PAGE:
More than 10 people died when Israeli forces stormed a flotilla of ships carrying aid to Gaza, the Israeli army said, while in Australia there’s concern for a journalist and photographer on board the aid boats who have not been heard from since the deadly raid.
“From an initial report, more than 10 passengers were killed,” an Israeli army spokesman told Agence France-Presse in what was the first official confirmation of deaths on board the convoy.
He did not put a figure on the number of those injured in the deadly raid, which occurred early morning in the waters off Gaza, but said among them were four soldiers, one of them severely. He said live ammunition was used by both sides.
The ships, carrying more than 700 passengers, were on the last leg of an aid mission to deliver some 10,000 tonnes of supplies to Gaza, which has been under a crippling Israeli blockade since 2007.
Unconfirmed media reports from Hamas’s Al Aqsa television said up to 20 passengers had been killed, of whom nine were Turkish nationals.
A Turkish charity involved with the flotilla said at least 15 people were killed, most of them Turkish nationals.
Media reports also said that senior Arab Israeli Islamist leader Raed Salah had been severely injured in the clashes, in which Gaza-based Hamas TV station said up to 20 people were killed.
According to Israel’s private channel 10 television, Israeli marine commandos had opened fire after being attacked with axes and knives by a number of the passengers on board the aid ships, the television said, without giving the source of its information.
Israel’s army radio said between 10 and 14 people had been killed in clashes which broke out after the passengers allegedly tried to grab weapons off the naval commandos who tried to storm one of the boats.
It was not clear whether the clashes took place on just one of the six boats making up the aid convoy.
Fairfax journalist Paul McGeough and photographer Kate Geraghty were last heard from about 12pm (AEST) on Monday while on board the MV Samoud, a Fairfax spokesman told AAP on Monday. “They’re on assignment covering the flotilla,” the spokesman said.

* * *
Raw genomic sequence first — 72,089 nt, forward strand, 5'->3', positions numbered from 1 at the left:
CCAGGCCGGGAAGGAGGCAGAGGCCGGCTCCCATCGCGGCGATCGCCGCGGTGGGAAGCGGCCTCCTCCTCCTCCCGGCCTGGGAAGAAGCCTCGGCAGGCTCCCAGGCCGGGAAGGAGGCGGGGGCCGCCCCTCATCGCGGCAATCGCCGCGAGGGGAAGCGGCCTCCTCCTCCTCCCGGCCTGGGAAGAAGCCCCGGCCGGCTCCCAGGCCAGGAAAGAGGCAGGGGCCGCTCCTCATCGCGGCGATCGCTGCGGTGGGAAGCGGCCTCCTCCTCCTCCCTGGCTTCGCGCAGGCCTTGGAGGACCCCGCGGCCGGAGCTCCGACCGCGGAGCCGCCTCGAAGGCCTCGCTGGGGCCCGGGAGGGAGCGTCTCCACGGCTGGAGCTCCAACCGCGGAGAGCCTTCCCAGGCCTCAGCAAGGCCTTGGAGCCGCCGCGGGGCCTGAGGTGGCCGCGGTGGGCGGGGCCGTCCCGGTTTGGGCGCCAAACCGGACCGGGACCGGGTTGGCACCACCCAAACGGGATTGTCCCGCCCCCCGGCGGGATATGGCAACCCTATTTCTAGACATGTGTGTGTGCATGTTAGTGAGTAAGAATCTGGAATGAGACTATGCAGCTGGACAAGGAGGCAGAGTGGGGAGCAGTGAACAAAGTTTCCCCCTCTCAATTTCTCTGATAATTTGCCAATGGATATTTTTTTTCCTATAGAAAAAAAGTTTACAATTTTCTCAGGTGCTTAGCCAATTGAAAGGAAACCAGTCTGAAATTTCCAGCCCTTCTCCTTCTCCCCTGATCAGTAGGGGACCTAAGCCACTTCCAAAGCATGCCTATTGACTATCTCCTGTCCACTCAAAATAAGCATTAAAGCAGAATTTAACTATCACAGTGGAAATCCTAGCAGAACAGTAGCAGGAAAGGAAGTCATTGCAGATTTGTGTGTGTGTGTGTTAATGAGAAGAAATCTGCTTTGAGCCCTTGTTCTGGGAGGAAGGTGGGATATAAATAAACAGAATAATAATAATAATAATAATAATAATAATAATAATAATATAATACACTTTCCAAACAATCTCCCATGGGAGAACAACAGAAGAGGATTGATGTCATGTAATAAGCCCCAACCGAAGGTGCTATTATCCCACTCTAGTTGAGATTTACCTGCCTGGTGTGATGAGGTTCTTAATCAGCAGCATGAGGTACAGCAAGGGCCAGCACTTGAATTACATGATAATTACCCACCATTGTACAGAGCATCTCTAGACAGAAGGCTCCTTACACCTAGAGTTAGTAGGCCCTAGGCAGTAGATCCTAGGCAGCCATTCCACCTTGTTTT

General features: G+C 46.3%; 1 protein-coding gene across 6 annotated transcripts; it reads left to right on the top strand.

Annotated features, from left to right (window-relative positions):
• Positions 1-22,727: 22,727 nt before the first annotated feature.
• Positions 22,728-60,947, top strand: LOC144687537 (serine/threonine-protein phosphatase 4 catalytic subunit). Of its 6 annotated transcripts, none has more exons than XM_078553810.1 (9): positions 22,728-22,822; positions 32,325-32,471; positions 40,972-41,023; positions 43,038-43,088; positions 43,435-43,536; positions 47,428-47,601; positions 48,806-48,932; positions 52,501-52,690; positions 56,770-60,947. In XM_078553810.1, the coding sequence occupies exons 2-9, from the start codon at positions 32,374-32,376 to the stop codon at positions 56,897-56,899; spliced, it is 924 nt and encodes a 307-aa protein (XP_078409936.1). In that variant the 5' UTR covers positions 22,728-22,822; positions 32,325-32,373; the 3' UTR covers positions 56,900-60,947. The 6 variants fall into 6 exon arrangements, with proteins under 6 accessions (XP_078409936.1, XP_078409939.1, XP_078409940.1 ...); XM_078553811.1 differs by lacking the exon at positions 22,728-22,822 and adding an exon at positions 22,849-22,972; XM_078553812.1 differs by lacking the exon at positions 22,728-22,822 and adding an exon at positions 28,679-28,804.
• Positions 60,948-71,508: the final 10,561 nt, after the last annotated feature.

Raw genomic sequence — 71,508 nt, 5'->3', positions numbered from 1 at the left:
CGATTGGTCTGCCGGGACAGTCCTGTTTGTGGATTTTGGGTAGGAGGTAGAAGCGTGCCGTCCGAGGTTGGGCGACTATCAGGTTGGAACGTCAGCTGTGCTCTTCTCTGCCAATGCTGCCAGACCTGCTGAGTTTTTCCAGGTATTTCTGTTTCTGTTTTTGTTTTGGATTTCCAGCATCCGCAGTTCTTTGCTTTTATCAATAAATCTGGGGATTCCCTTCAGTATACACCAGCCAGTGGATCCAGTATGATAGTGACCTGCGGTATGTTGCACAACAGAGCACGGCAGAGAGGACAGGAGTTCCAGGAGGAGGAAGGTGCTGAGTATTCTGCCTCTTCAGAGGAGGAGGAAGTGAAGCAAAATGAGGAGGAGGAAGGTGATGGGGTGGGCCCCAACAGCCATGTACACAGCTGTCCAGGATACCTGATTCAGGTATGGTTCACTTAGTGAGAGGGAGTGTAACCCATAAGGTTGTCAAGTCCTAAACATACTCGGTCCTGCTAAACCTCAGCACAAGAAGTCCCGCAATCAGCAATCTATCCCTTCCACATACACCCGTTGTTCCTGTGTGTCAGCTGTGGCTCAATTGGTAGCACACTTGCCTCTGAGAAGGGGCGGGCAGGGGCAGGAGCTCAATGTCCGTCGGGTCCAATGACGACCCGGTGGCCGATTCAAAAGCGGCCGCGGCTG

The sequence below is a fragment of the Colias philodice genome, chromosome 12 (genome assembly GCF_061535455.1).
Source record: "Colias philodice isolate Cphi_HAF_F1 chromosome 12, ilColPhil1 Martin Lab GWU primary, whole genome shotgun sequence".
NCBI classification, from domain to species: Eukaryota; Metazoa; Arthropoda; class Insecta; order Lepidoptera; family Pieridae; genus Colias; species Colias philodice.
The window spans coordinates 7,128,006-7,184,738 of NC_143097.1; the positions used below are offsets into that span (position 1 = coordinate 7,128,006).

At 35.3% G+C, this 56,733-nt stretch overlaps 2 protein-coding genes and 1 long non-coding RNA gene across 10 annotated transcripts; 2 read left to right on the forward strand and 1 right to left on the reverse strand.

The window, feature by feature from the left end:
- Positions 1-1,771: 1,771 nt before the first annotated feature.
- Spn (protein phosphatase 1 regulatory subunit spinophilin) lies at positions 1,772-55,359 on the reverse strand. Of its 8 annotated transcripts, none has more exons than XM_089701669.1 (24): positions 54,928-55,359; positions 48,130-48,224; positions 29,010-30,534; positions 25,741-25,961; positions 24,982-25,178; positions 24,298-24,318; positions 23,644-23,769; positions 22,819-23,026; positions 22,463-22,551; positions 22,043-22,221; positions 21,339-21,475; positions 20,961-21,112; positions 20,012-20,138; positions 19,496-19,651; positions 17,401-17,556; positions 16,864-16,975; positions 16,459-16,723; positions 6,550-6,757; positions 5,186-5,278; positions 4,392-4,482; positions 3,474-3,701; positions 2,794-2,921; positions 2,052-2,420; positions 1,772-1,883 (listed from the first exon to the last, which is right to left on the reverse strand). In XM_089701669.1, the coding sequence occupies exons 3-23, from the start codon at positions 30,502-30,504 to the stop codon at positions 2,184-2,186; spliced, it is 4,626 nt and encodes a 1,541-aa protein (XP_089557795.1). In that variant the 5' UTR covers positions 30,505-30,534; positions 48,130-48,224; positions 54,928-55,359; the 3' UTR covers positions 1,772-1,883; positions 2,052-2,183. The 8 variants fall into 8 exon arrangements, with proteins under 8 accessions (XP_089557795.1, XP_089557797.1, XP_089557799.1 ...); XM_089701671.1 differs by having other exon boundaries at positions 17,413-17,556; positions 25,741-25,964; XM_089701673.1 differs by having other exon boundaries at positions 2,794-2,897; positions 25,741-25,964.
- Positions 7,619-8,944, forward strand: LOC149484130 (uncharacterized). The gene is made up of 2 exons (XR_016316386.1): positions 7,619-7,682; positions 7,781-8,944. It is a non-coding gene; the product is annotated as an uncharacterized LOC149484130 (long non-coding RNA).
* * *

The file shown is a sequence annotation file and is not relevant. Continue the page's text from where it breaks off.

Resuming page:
“They’ve been moving from boat to boat … and we last had contact with Paul around lunchtime today.
“He said they (Israeli forces) were beginning to jam communications and we haven’t been able to communicate with them since.”
Palestinian president Mahmoud Abbas, who has announced three days of mourning, termed the raid “a massacre”, while Arab League chief Amr Mussa said the raid was a “crime” against a humanitarian mission.
The bloody ending to the high-profile mission to deliver supplies to Gaza came on the eve of a meeting in Washington between President Barack Obama and Israeli Prime Minister Benjamin Netanyahu.
Police said Israeli security forces were put on high alert to handle any “possible disturbances” among the country’s Arab Israeli population in the wake of the deadly naval raid.
Turkey’s foreign ministry warned that the raid on the flotilla, which included Turkish vessels, may lead to “irreparable consequences” in bilateral ties.
“We strongly condemn these inhumane practices of Israel,” a written statement said.
“This deplorable incident, which took place in open seas and constitutes a fragrant breach of international law, may lead to irreparable consequences in our bilateral relations,” it said.
The Islamist Hamas movement, which controls the Gaza Strip, on Monday urged Arabs and Muslims to “rise up” in front of Israeli embassies across the globe in protest against Israel’s deadly raid.
In Turkey, some 400 demonstrators carrying Palestinian flags gathered outside the Israeli consulate in Turkey’s biggest city Istanbul on Monday to protest against the raid.
Greece summoned Israel’s ambassador Monday to demand an “immediate” report on the safety of about 30 Greeks on board the aid ship flotilla, while Kuwait’s official KUNA news agency reported that Islamist MP Waleed al-Tabtabai was among 16 Kuwaiti nationals on board one of the ships.
Ismail Haniya, the Islamist movement’s prime minister in Gaza, slammed the “ugly attack” in a statement in which he called for “the United Nations to protect the activists” on board the boats.
The Israeli military censor ordered a block on all information regarding those injured or killed during the storming of the ship.
Gaza’s Al-Aqsa television showed footage of black-clad Israeli commandos descending from helicopters and clashing with activists, as well as several wounded people lying on the deck of the ship.